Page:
Top Things to Do This Weekend: Apr 28–May 1

From Bombino's entrancing guitar licks to International Tabletop Day to some next-level, one-on-one theater, send out April with a bang.

By Rebecca Jacobson, Ramona DeNies, Sylvia Randall-Muñoz, and Jack Rushall April 28, 2016

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Tuareg musician Bombino brings his blistering, hypnotic guitar lines to the Star Theater on Thursday.


Mohsin Hamid
7:30 p.m. Thursday, Arlene Schnitzer Concert Hall, SOLD OUT
Hear from the Pakistan-born author of such acclaimed novels as The Reluctant Fundamentalist and How to Get Filthy Rich in Rising Asia.

David Schmader
7:30 p.m. Thursday, Powell's Books on Hawthorne, FREE
Schmader, former associate editor of The Stranger, has a new book out, the title of which really speaks for itself: Weed: The User's Guide—A 21st-Century Handbook for Enjoying Marijuana.


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Jen Kirkman maybe kinda sorta sometimes knows what she's doing.

Jen Kirkman
7 p.m. Saturday, Hollywood Theatre
The comedian, best known for her appearances on Chelsea Lately, is on tour for new memoir I Know What I’m Doing—and Other Lies I Tell Myself. Expect candid tales of sex, divorce, and turning 40.


Worth My Salt
7:30 p.m. Friday–Saturday, 5 p.m. Sunday, Gerding Theater
Cherdonna Shinatra is a confusing sort of drag queen. In some ways, she’s more of a clown—behold the garish eye makeup, the overdrawn lips, the fumbling and bumbling movements. But she’s also a drag queen who’s a woman underneath—the female-bodied, female-identified Jody Kuehner, a formally trained Seattle dance artist. This weekend, Kuehner comes to Portland with Worth My Salt, an evening-length performance about existential crisis. For more, read our Q&A with Kuehner.

CLOSING D.I.V.A. Practice
8 p.m. Friday–Sunday, New Expressive Works/Studio 2
Tonight, D.I.V.A. stands for drag-improv-voice-action, with performance artist Pepper Pepper (also known as Kaj-anne Pepper) blending contemporary dance with drag to explore gender, the role of drag today, what it means to be “fabulous in the face of uncertainty.” Drag artist Mr. E joins in for a duet, and Cabiria Jones contributes an original score. Expect glitter. Lots of glitter. For more, read our preview.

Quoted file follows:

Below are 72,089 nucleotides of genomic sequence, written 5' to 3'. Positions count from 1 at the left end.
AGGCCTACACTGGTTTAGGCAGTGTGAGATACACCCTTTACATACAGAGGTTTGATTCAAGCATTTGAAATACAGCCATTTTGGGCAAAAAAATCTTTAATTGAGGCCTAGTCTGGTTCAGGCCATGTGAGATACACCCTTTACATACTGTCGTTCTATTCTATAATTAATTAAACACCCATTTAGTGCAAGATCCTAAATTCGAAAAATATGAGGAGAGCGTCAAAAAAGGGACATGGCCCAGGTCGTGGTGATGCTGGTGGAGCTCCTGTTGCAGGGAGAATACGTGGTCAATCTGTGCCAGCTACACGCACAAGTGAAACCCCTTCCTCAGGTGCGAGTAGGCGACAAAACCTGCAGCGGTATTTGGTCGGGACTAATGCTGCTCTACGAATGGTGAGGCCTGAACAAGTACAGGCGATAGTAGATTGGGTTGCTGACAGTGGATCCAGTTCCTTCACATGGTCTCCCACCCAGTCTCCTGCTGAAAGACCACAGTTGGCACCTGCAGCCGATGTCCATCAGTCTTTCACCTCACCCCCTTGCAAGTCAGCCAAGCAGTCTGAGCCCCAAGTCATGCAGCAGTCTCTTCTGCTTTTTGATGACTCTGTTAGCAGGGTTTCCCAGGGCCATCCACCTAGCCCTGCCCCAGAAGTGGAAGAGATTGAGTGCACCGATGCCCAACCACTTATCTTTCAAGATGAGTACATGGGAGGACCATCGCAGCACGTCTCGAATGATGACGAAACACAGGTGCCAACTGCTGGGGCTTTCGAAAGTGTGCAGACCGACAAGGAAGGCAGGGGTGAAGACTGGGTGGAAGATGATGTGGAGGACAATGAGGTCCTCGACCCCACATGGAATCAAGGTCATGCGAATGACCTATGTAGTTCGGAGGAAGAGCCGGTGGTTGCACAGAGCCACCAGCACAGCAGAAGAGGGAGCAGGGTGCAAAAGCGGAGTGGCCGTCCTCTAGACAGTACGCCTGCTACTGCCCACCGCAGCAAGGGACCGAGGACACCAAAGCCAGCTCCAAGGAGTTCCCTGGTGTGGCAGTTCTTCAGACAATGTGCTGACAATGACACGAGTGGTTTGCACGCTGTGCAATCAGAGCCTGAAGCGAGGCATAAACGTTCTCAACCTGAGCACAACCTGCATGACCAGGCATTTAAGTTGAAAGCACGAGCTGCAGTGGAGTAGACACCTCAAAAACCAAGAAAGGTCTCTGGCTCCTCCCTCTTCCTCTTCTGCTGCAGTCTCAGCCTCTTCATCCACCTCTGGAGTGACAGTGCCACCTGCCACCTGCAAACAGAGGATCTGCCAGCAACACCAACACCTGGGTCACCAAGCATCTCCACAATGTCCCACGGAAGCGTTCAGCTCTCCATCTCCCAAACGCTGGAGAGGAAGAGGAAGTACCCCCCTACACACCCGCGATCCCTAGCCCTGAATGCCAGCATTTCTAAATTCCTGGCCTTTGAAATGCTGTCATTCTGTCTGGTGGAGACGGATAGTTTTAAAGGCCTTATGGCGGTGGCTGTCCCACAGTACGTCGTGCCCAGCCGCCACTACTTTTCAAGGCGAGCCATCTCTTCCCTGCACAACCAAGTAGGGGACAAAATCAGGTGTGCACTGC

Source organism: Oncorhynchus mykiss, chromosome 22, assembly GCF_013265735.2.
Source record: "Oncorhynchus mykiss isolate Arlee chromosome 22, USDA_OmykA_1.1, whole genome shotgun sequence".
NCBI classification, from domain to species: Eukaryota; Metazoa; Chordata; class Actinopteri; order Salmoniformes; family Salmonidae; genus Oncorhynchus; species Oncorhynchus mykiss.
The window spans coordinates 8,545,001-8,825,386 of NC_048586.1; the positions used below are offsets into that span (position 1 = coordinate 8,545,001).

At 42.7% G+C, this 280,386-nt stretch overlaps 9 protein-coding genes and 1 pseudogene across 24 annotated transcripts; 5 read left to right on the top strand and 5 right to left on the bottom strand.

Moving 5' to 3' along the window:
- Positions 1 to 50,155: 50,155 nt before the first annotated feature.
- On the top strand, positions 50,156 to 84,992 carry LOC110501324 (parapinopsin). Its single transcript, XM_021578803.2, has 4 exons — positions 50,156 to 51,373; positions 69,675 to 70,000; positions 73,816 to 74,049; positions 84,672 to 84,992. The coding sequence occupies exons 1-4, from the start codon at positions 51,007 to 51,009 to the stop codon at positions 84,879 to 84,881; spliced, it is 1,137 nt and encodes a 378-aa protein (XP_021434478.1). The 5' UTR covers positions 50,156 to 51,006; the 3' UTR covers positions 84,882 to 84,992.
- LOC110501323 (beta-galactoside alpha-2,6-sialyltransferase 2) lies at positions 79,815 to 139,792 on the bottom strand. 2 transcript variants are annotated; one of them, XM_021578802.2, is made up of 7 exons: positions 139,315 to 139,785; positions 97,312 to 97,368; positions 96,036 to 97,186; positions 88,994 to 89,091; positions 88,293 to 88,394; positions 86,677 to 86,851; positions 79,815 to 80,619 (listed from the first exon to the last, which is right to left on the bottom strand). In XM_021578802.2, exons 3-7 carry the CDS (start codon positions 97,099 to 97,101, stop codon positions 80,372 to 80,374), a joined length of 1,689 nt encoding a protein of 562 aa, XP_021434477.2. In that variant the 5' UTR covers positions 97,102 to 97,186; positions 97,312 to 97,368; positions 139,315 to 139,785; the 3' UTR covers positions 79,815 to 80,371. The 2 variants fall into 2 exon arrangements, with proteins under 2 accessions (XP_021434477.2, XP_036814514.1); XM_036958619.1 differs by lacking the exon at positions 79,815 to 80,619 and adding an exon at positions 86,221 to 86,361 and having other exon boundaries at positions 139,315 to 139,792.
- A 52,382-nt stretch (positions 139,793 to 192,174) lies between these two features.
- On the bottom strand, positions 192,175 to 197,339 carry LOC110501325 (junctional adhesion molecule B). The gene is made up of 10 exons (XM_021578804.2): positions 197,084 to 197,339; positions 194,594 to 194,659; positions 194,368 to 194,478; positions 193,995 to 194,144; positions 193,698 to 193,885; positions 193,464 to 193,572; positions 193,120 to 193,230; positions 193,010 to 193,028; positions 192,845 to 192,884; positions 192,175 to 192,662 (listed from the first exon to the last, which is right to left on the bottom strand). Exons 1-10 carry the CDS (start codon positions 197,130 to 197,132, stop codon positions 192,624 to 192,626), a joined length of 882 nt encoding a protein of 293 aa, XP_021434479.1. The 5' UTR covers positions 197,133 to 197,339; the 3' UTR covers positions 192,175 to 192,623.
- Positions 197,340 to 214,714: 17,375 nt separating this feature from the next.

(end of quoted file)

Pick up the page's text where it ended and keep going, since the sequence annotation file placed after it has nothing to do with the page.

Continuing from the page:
The Benefits of Gusbandry
7 p.m. Thursday, Whitsell Auditorium
What happens when a 40-year-old straight, single woman meets her soul mate, only to find that he prefers to sleep with men? She makes him her “gusband,” at least according to Alicia J. Rose, whose five-episode YouTube and Vimeo series on the subject has already been lauded by pop cultural tastemakers such as Flavorwire and the AV Club. With as many local cameos as a Portlandia episode—is that the Aces’ Michael Fetters peeping from a glory hole?—it’s a slickly produced, sharply written, and hella funny take on forty-something singledom and the value of friendship. The season finale airs tonight. 

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In Seijun Suzuki's Carmen from Kawachi, a countryside girl heads to the big city.

CLOSING Seijun Suzuki Retrospective
7 p.m. Friday, Whitsell Auditorium
The B-movie director, now 92, has inspired Quentin Tarantino and Jim Jarmusch, but his films—marked by wild visuals, operatic violence, and a frenzied narrative style—aren’t widely seen outside his native Japan. NW Film Center's retrospective closes tonight with Carmen from Kawachi, Suzuki's highly stylized riff on Bizet's classic opera.


Beach House
8 p.m. Thursday, Crystal Ballroom, SOLD OUT
Last year, indie rock elite and late-night glass of red wine perpetuators Beach House did the unthinkable—they released two new albums within months of each other: Depression Cherry and Thank Your Lucky Stars

9 p.m. Thursday, Star Theater
The phenomenally skilled Tuareg musician just released a new album, Azel, which showcases his entrancing guitar lines and slightly gravelly vocals.